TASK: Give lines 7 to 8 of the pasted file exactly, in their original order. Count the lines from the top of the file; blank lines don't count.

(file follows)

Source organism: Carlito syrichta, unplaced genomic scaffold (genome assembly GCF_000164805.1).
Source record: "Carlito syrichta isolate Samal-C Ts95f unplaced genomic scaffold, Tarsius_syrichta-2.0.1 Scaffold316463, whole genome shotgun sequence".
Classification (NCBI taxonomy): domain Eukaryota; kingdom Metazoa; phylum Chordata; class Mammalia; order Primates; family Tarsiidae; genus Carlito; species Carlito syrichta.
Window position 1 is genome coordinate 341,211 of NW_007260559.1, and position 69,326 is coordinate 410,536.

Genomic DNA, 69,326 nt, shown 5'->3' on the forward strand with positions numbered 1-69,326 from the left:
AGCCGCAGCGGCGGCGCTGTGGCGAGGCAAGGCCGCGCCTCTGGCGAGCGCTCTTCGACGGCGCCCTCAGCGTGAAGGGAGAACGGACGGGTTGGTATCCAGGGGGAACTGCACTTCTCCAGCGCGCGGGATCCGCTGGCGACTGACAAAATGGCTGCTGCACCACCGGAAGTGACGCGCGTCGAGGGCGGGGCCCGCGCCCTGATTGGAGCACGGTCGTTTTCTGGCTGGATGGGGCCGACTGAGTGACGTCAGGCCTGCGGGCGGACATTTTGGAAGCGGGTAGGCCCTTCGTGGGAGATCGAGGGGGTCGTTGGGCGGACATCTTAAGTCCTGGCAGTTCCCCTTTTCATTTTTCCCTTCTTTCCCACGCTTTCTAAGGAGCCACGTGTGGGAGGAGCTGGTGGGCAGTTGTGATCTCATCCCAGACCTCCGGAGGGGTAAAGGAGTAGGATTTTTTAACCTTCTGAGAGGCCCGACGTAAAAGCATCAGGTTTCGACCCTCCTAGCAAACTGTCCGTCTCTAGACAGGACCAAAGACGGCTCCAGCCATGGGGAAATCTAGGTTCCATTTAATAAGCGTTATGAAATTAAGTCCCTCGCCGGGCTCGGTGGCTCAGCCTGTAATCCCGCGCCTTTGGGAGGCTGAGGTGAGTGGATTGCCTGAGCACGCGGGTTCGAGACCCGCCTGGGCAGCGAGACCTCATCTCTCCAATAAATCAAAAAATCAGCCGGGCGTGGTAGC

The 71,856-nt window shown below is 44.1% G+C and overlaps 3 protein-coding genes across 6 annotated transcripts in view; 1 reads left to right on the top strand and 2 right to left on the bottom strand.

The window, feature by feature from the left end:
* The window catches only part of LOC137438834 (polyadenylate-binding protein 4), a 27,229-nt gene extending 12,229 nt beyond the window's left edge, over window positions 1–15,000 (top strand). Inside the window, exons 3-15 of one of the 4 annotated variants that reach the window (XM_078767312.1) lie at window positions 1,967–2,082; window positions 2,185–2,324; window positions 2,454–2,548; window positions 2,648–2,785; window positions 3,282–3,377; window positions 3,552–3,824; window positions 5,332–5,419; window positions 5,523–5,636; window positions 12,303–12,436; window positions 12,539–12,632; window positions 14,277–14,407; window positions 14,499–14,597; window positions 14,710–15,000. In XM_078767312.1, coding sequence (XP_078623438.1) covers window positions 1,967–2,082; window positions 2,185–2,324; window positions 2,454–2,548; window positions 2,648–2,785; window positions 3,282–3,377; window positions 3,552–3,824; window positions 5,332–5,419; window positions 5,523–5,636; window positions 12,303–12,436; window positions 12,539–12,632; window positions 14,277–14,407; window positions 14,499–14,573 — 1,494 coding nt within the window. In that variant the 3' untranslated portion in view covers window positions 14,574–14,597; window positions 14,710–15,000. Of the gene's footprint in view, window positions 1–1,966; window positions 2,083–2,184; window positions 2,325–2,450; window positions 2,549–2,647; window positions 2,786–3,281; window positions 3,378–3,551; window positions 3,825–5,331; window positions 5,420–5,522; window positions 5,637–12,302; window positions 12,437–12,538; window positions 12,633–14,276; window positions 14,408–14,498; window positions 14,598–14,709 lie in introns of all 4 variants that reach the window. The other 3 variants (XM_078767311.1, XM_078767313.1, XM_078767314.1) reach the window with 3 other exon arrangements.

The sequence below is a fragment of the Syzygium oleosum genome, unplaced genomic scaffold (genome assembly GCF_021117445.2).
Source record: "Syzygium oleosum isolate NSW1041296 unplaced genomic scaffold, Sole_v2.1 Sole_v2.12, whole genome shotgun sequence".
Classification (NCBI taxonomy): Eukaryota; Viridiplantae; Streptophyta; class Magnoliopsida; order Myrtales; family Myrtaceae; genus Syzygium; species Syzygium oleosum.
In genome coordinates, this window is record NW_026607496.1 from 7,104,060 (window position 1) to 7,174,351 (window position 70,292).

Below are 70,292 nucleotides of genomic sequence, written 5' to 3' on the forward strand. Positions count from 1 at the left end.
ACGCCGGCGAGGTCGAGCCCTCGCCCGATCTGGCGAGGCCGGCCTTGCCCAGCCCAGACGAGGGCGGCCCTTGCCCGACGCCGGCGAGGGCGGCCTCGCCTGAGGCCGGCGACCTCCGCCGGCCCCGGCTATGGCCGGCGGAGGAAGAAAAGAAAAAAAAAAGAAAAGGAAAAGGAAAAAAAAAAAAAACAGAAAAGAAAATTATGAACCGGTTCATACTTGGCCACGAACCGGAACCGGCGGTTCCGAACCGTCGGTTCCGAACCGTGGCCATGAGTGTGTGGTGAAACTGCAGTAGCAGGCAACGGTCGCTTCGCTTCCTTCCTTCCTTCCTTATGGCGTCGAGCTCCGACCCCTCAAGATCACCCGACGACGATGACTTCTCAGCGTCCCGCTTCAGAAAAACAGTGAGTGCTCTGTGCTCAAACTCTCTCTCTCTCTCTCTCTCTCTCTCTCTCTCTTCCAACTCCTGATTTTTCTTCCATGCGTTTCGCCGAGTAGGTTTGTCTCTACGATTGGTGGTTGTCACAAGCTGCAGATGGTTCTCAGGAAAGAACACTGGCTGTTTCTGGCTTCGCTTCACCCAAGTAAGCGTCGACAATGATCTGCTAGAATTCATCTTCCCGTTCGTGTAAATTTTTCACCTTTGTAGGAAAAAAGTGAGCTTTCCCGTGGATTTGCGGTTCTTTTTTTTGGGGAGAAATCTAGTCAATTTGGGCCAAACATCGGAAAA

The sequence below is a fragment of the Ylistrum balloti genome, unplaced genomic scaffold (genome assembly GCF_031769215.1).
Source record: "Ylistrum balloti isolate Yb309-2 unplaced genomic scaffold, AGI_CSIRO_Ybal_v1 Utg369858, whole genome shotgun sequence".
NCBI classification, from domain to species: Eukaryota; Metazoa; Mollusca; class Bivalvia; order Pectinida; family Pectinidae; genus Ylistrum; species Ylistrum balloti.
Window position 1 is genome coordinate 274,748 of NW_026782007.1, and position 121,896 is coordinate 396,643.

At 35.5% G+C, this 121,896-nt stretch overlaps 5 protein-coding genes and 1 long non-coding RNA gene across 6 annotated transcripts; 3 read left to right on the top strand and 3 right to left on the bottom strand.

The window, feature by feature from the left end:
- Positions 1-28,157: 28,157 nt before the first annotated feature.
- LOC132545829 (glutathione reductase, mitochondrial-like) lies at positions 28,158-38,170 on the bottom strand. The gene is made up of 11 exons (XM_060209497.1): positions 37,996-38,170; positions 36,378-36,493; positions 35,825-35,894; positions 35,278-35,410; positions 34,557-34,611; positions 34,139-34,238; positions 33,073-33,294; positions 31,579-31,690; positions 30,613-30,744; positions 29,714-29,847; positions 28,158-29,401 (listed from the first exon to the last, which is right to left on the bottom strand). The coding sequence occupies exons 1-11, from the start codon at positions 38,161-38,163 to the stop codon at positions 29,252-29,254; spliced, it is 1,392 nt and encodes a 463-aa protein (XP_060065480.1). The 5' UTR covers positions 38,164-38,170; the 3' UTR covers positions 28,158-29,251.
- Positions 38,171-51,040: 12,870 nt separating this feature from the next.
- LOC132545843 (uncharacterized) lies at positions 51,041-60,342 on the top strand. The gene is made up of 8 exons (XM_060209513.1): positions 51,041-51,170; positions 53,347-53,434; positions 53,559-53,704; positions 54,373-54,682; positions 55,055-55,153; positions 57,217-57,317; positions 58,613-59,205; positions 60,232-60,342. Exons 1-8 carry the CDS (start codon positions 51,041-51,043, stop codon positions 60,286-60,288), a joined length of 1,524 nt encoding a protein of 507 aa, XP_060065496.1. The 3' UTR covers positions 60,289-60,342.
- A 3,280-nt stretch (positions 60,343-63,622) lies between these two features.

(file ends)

The 71,856-nt window shown below is 44.1% G+C and overlaps 3 protein-coding genes across 6 annotated transcripts in view; 1 reads left to right on the top strand and 2 right to left on the bottom strand.

The window, feature by feature from the left end: